Two former Takata employees, now whistleblowers say Takata knew in 2004 and ran tests that confirmed it then, they say. The Japanese manufacturer Takata actually secretly conducted tests on 50 airbags recovered from scrapyards, say the two former employees involved in the tests, one of whom was a senior member of its testing lab. The metal inflaters in two of the airbags cracked during the tests, a condition that can lead to rupture, the former employees said. As a result of these tests in 2004, the engineers began designing possible fixes in preparation for a recall, the former employees said.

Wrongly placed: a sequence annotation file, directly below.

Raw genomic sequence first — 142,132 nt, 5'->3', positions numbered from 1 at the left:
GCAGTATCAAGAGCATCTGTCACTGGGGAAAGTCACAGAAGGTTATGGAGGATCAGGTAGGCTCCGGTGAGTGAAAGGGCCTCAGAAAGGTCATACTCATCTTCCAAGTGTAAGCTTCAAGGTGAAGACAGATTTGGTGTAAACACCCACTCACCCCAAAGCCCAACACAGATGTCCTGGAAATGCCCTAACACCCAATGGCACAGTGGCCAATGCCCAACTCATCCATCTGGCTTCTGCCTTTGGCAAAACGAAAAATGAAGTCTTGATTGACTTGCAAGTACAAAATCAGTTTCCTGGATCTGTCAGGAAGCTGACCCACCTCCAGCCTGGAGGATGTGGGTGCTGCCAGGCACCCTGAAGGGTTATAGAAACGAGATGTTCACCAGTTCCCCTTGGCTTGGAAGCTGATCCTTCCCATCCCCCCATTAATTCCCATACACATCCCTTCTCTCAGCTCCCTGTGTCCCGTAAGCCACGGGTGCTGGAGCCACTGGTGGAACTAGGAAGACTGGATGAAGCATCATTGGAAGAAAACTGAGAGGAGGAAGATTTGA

Takata executives never informed the authorities or government agencies of the findings and ordered the lab technicians to delete the testing data from their computers and dispose of the airbag inflaters in the trash, they said. Legal experts are reviewing these assertions now to see what it might mean in terms of criminal or civil proceedings in the United States or elsewhere.
The secret tests were performed after normal work hours and on weekends and holidays during summer 2004 at Takata’s American headquarters in Auburn Hills, Mich.,according to the former employees involved in the testing.
Takata is being blamed for 139 injuries to date.
Jeffrey Newman represents whistleblowers